How to get influential people talking about your brand and grow leads

Every startup founder wants to get influential people talking about their product or service - it's an awesome endorsement of what you're doing. But how can you attract their attention and get them sharing what you're doing?

Kareem Mostafa is a marketing professional and influencer passionate about building tribes and word of mouth. He is also the founder of TribeTactics, a growth agency for startups serious about scaling through community. He believes that the best way to get thought leaders noticing you is through a technique he calls Spotlight Content – writing about an influential brand or individual, so they’re motivated to share it. Here are his tips for generating content that will get influencers noticing what you do.

Let’s face it. Content writing, especially when there’s no audience to read it, comes off less as long-term strategy and more as middle-school English homework assignment that needs to be completed. At times, it can be hard to justify spending a lot of time creating a piece of content that may or may not receive the distribution that it deserves.

Distribution is just as important as writing content, because it guarantees that not only will your piece (or creation) be consumed, but more importantly, consumed by the right people who fit your audience or tribe.

I’d like to share with you a technique that worked for us here at TribeTactics, to generate more organic leads that increases trust in your brand. We call it Spotlight Content. Spotlight Content is content you write about a relevant, influential person (or brand) in your niche, that, well, puts them in the spotlight— so that they are motivated to share it on.

The best way to give an example of Spotlight Content is to share with you how it generated leads and eventually revenue for our old business in Dublin, Ireland. After that, we will go into three benefits your startup can leverage once you start writing Spotlight Content.

Potato salads, and the struggle to stand out

While running our restaurant marketing business TribeFoodie (now HireTheChef) we struggled to generate leads by doing food reviews about restaurants. Simply put, the top restaurants had already seen enough reviews and did not necessarily find them ground-breaking. If anything, they did not appreciate many of them as they gave an inaccurate representation of their brand.

It got so bad that one restaurant complained to us about receiving a really mean review about their potato salad, when they did not even serve potato salad at their restaurant. So we decided to dive deeper and look for content ideas that would really add value not just to them, but to the people interested in those restaurants.

We came up with the idea to do interviews with the head chefs of the restaurants that we wanted to sign up (or have already signed up). We came up with different questions we thought the restaurant would enjoy answering, and would help them express their story. From their end, the restaurant would answer the questions promptly and next thing we know we had a content piece ready to go, with an audience waiting to read it.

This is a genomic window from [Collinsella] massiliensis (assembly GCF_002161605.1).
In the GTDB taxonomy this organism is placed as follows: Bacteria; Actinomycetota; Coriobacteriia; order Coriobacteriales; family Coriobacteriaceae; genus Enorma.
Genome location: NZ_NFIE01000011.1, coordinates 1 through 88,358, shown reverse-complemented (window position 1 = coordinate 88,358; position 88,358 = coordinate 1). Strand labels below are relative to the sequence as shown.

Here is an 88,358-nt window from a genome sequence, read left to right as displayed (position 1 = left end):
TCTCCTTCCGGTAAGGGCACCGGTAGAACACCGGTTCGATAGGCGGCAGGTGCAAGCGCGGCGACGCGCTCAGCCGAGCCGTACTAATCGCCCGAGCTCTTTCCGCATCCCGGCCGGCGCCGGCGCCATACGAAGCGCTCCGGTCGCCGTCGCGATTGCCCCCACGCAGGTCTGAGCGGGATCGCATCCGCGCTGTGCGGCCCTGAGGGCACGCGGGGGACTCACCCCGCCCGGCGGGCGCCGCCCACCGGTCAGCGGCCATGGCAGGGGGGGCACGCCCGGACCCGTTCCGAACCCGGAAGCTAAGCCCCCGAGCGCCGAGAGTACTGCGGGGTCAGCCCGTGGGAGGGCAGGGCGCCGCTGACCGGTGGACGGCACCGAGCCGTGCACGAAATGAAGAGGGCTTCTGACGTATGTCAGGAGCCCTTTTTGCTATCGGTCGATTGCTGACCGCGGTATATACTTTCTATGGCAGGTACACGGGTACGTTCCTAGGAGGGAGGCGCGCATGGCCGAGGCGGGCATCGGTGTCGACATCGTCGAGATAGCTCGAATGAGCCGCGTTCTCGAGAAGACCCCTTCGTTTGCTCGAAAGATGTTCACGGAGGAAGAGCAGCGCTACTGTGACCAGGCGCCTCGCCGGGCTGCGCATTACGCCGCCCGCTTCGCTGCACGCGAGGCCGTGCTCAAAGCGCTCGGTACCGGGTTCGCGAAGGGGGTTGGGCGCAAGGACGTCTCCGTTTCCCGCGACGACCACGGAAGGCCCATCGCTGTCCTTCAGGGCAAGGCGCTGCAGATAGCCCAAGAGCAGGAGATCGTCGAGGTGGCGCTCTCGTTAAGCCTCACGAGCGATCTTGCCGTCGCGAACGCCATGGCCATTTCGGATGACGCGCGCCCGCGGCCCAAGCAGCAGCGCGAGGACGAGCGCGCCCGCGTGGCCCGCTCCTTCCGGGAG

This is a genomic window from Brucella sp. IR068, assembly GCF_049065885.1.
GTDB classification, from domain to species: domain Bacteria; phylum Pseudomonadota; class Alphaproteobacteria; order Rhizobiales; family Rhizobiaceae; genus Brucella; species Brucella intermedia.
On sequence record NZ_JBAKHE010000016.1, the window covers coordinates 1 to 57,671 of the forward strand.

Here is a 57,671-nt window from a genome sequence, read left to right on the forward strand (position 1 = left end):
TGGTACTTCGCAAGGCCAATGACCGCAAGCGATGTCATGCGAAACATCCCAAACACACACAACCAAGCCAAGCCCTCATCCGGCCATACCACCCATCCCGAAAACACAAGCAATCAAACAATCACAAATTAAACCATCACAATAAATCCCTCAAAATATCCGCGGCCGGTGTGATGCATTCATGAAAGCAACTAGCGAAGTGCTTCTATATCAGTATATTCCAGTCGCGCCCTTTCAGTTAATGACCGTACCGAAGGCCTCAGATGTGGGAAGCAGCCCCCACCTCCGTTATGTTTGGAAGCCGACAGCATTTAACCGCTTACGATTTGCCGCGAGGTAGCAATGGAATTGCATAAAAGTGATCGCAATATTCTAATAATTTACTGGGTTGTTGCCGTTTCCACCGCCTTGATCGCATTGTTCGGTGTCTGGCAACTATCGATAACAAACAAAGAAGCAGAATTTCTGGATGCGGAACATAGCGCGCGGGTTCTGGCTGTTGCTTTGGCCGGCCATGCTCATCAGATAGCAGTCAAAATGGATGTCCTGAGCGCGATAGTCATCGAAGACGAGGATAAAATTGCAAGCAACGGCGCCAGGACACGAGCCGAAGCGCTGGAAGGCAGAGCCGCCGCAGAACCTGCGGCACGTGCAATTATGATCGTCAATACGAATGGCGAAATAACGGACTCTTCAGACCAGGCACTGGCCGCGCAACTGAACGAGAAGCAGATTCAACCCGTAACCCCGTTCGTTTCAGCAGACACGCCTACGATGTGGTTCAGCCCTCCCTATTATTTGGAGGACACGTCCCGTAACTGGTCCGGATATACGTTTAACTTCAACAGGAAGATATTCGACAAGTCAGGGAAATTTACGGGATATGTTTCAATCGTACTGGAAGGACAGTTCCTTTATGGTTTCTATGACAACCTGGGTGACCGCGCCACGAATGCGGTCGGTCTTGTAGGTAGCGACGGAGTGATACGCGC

Who was the first to share it on after we published it? You guessed it, the restaurants themselves — where it would be shown to the rest of their already-existing community. Spotlight content is just one way to generate word of mouth buzz.

Below, we will discuss the three main benefits of Spotlight content.

1. Be more effective, and creative

The fact that you are writing about an existing brand or person with influence keeps you assured that the content piece will receive more attention.

It also means that you will share the content-writing workload, because part of it is information they need to provide for you. In turn, for them this information is easy to provide, and may even be fun for them to think of answers for because it’s all about them!

2. Leverage social reach

Go for the sweet spot. There are people who are way too popular to be trusted. There are people whose reach is too small, and so may not provide you with the return that your brand deserves.

Try to find people that are famous, but not too famous. This is because some influencers who know the power of their reach frequently receive endorsement requests and, as a result, their audience may or may not perceive such endorsed products as products that the influencer was merely paid to promote.

However people who are not that famous yet are much more likely to lead a group of passionate believers who trust them and what they say. Sometimes, it’s for that very reason they're not that big yet. We like to think of them as “famous underdogs”. Those are people who have between 8k-15k followers, but usually not more than that.

Think of the person you are going to interview, and the community or following that they have. What do you imagine their community would be interested in hearing about? What kind of questions might they like to get answers to? Go and write that.

3. Earn their personal recommendation

Be humble and respect the permission of those famous underdogs when reaching out to them. Writing spotlight content is a privilege for us, and it gives us access to their audience, which is probably an audience you strive to reach.

When you respect the permission they granted you and do your best, you receive their personal recommendation.

4. Be their hero

Spotlight content offers you a truly original, new dimension to compete on and express your brand. The possibilities and combinations are limited to your imagination, and the people your target market would be interested to hear from.

Interested? Get a free 30 minute consultation with TribeTactics to personally craft your own Spotlight Content strategy.

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